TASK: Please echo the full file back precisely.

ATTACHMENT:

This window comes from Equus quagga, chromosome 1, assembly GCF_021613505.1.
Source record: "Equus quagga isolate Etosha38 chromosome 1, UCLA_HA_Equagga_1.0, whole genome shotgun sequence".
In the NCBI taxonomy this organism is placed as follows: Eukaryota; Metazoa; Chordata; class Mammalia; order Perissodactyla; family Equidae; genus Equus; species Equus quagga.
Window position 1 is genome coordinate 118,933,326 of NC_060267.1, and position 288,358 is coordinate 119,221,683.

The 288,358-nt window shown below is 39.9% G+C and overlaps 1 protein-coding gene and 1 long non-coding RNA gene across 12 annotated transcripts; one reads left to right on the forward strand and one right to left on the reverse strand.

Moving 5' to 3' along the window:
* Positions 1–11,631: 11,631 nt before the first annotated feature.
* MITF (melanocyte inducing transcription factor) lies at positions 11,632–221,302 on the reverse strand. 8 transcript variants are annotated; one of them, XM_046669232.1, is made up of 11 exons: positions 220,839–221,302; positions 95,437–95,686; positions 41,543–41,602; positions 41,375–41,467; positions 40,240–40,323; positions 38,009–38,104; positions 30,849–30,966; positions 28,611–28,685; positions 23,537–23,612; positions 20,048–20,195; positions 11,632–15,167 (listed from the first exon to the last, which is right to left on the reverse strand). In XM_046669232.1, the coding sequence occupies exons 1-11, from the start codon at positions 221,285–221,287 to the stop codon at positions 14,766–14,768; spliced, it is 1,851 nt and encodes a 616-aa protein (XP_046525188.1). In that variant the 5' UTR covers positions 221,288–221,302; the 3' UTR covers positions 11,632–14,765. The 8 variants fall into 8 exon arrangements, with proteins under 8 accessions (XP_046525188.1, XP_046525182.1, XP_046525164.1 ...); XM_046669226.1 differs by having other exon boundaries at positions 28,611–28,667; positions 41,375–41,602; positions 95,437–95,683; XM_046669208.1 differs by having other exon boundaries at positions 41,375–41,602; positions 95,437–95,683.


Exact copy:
This window comes from Equus quagga, chromosome 1, assembly GCF_021613505.1.
Source record: "Equus quagga isolate Etosha38 chromosome 1, UCLA_HA_Equagga_1.0, whole genome shotgun sequence".
In the NCBI taxonomy this organism is placed as follows: Eukaryota; Metazoa; Chordata; class Mammalia; order Perissodactyla; family Equidae; genus Equus; species Equus quagga.
Window position 1 is genome coordinate 118,933,326 of NC_060267.1, and position 288,358 is coordinate 119,221,683.

The 288,358-nt window shown below is 39.9% G+C and overlaps 1 protein-coding gene and 1 long non-coding RNA gene across 12 annotated transcripts; one reads left to right on the forward strand and one right to left on the reverse strand.

Moving 5' to 3' along the window:
* Positions 1–11,631: 11,631 nt before the first annotated feature.
* MITF (melanocyte inducing transcription factor) lies at positions 11,632–221,302 on the reverse strand. 8 transcript variants are annotated; one of them, XM_046669232.1, is made up of 11 exons: positions 220,839–221,302; positions 95,437–95,686; positions 41,543–41,602; positions 41,375–41,467; positions 40,240–40,323; positions 38,009–38,104; positions 30,849–30,966; positions 28,611–28,685; positions 23,537–23,612; positions 20,048–20,195; positions 11,632–15,167 (listed from the first exon to the last, which is right to left on the reverse strand). In XM_046669232.1, the coding sequence occupies exons 1-11, from the start codon at positions 221,285–221,287 to the stop codon at positions 14,766–14,768; spliced, it is 1,851 nt and encodes a 616-aa protein (XP_046525188.1). In that variant the 5' UTR covers positions 221,288–221,302; the 3' UTR covers positions 11,632–14,765. The 8 variants fall into 8 exon arrangements, with proteins under 8 accessions (XP_046525188.1, XP_046525182.1, XP_046525164.1 ...); XM_046669226.1 differs by having other exon boundaries at positions 28,611–28,667; positions 41,375–41,602; positions 95,437–95,683; XM_046669208.1 differs by having other exon boundaries at positions 41,375–41,602; positions 95,437–95,683.